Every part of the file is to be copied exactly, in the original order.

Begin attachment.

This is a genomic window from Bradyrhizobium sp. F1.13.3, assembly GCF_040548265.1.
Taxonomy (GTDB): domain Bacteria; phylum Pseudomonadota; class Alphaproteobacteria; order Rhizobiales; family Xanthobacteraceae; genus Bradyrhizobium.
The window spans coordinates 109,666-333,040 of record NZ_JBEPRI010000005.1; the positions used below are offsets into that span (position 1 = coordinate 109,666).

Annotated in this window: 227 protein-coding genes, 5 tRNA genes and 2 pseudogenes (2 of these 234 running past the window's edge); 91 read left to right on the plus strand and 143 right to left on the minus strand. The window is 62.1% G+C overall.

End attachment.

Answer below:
This is a genomic window from Bradyrhizobium sp. F1.13.3, assembly GCF_040548265.1.
Taxonomy (GTDB): domain Bacteria; phylum Pseudomonadota; class Alphaproteobacteria; order Rhizobiales; family Xanthobacteraceae; genus Bradyrhizobium.
The window spans coordinates 109,666-333,040 of record NZ_JBEPRI010000005.1; the positions used below are offsets into that span (position 1 = coordinate 109,666).

Annotated in this window: 227 protein-coding genes, 5 tRNA genes and 2 pseudogenes (2 of these 234 running past the window's edge); 91 read left to right on the plus strand and 143 right to left on the minus strand. The window is 62.1% G+C overall.